If you are fortunate to live in areas where the woody lilies, such as Agave and Yucca survive, these upright architectural plants are always appreciated in a winterscape.

Another way to extend the four-season beauty of your garden is to allow flower seed heads, pods, and the tassels of various perennials to remain in the garden throughout the winter, only cutting them back when new growth begins again in the spring.

Carefully choose specimen deciduous plants that provide four season interest. Japanese maples are a perfect example of a dramatically sculptural focal point in winter that can have as many as three different foliage color changes during the year.

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A ‘Midwinter Fire’ dogwood (Cornus sanguinea) glows against pink Muhly grass (Muhlenbergia capillaris) in winter at Daniel Stowe Botanic Garden.

Winter woody plant bark color should also be considered when choosing the best plants for your four-season plan. Red and yellow twig dogwoods; stunning yellow, red, and coral bark maples; the frog-green stems of Chinese parasol tree (Firmiana simplex); or, the young golden branches of Salix alba ‘Vitellina’ willows make quite a statement.

Deciduous trees and shrubs with striped, mottled, or exfoliating bark are also candidates for your four-season landscape. Many gardeners are familiar with the sensational bark of crepe myrtles, but miss enjoying the peeling bark of our native Oak leaf Hydrangeas.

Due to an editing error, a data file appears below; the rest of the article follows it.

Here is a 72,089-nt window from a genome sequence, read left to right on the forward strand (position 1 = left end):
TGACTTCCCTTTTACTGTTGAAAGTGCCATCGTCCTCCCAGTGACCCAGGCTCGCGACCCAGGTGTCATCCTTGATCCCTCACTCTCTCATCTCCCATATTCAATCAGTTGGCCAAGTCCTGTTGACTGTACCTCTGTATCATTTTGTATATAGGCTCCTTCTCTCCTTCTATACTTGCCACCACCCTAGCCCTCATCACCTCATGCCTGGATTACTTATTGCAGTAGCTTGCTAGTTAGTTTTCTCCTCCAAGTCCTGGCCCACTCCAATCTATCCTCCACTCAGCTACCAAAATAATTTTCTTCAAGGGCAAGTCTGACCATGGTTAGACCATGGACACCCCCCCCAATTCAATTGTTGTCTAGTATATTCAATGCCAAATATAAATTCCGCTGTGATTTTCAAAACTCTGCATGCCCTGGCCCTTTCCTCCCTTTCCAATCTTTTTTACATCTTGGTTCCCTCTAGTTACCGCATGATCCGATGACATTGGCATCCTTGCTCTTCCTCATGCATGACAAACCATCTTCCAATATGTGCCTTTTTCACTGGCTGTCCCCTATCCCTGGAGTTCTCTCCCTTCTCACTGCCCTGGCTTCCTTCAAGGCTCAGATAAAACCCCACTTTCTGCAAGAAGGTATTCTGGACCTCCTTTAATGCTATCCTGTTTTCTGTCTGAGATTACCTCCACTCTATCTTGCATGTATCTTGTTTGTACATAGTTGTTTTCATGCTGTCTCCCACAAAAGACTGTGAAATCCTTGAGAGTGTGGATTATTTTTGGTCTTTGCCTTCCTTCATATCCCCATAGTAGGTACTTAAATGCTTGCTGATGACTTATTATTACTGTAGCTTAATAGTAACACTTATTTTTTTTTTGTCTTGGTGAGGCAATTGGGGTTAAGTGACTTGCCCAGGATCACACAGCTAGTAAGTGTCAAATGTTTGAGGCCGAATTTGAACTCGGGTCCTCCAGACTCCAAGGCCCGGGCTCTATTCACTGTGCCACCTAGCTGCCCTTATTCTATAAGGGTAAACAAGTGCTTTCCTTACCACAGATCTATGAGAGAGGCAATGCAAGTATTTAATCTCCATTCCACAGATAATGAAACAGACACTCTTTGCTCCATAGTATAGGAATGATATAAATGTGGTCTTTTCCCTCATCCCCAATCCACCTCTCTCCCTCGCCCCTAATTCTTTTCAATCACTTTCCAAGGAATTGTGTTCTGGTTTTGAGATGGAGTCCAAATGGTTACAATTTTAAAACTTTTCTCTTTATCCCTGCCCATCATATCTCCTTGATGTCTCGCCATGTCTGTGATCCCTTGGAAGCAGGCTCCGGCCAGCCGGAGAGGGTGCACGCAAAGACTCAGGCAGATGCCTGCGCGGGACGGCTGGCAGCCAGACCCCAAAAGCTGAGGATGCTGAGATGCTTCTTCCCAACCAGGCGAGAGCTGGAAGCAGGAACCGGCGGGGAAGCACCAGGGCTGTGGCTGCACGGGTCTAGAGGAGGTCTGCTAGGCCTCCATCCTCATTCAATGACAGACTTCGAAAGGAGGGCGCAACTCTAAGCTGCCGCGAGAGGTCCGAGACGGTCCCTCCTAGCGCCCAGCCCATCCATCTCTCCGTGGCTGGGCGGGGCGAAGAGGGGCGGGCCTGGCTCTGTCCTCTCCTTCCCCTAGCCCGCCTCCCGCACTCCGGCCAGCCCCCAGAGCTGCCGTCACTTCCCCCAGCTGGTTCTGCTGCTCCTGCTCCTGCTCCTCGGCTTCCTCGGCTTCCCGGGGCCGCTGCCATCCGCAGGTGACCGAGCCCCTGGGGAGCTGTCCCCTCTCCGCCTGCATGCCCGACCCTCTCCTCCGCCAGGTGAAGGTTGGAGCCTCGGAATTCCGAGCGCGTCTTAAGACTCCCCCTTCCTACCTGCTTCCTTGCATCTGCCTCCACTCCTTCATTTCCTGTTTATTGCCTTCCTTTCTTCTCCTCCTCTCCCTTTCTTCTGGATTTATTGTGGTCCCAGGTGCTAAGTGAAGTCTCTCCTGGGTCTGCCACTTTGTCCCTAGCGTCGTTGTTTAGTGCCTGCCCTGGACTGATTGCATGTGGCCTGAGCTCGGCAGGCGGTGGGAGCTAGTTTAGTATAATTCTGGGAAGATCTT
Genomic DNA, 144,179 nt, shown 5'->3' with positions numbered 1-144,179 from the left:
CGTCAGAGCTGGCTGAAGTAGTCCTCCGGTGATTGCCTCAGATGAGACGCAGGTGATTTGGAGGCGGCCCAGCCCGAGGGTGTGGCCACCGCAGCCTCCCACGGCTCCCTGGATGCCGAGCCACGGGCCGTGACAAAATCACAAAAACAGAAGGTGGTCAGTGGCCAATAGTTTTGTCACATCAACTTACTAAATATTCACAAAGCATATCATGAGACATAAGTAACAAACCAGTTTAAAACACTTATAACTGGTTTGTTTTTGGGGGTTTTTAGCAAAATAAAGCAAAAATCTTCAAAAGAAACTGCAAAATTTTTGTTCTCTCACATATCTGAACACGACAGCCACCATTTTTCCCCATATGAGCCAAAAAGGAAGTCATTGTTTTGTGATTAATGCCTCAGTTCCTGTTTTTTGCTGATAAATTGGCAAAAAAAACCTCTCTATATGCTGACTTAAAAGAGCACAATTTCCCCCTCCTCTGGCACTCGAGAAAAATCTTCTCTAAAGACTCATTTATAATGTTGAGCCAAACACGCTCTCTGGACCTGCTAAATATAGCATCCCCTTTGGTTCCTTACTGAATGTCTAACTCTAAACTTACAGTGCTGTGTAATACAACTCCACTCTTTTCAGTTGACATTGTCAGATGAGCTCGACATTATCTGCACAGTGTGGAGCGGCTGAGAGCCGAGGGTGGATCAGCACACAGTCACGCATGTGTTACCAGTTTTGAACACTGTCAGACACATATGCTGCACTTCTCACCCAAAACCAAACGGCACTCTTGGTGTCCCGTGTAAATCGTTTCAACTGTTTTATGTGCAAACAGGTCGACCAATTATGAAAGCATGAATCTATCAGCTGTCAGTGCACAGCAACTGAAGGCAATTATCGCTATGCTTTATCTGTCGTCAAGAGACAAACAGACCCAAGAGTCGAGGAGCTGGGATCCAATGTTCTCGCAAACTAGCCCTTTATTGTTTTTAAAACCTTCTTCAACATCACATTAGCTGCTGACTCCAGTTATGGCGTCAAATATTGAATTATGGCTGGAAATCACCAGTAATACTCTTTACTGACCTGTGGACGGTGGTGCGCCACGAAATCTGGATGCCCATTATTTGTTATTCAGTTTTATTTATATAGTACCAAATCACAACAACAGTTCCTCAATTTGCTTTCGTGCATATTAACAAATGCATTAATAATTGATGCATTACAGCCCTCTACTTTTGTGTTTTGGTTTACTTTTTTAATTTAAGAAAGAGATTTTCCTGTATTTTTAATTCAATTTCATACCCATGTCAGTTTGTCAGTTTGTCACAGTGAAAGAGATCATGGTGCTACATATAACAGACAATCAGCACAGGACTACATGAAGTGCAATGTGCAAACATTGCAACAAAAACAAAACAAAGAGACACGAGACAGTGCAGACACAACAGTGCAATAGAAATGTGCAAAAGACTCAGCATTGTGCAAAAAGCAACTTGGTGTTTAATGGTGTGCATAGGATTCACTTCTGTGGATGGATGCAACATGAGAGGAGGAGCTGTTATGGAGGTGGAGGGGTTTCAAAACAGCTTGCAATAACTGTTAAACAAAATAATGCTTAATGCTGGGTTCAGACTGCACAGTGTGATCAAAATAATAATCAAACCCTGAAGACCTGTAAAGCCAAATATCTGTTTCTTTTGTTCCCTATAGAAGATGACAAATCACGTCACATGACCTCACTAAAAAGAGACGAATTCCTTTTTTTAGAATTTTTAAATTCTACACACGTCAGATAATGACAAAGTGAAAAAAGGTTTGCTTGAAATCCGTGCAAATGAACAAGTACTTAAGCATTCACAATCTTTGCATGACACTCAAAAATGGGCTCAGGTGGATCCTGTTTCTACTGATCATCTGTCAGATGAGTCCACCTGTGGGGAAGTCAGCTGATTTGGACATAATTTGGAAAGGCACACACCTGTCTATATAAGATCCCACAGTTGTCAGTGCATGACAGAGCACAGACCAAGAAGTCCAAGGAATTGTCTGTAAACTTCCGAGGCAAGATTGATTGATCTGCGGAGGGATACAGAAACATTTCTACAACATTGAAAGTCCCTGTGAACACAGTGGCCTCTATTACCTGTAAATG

Utilize small trees and shrubs with naturally contorted branches like ‘Harry Lauder’s Walking Stick’ (Corylus avellana ‘Contorta’), contorted Quince (Chaenomeles speciosa ‘Contorta’), and Trifoliate Orange ‘Flying Dragon’ (Poncirus trifoliata).

If you would rather grow edibles, blueberries offer charming white bell-shaped flowers in spring, their signature indigo fruit in summer, blazing orange-red fall foliage color, with very attractive bark and interesting branch structure in winter.

And, don’t forget the charming presence of evergreen herbs such as piney rosemary, silvery lavender, numerous kinds of thyme, and delicious cold-hardy curly parsley.

About Pam Beck


Pam Beck began her gardening education in 1987 by volunteering in a public herb garden, which inspired her to join the Master Gardeners and take horticulture classes. She has worked in garden center retail, learned plant production hands-on in a nursery, created designs for landscape contractors and homeowners, and was an assistant with Cooperative Extension for a short time. She has scouted and styled for Better Homes & Gardens magazine; served on the Board of Advisors for two university botanical gardens; and, taught Adult Education landscaping classes for Wake Tech; but, you probably know her best as an award-winning freelance garden writer, lecturer, and photographer. Pam is the co-author of Best Garden Plants for North Carolina, regularly contributed articles in Carolina Gardener Magazine for 16 years, and for 5 years she was a monthly garden columnist for the Raleigh News & Observer. Currently, her busy speaking schedule takes her throughout the Southeast enthusiastically sharing her love of plants, gardens of all kinds, and the people who tend them.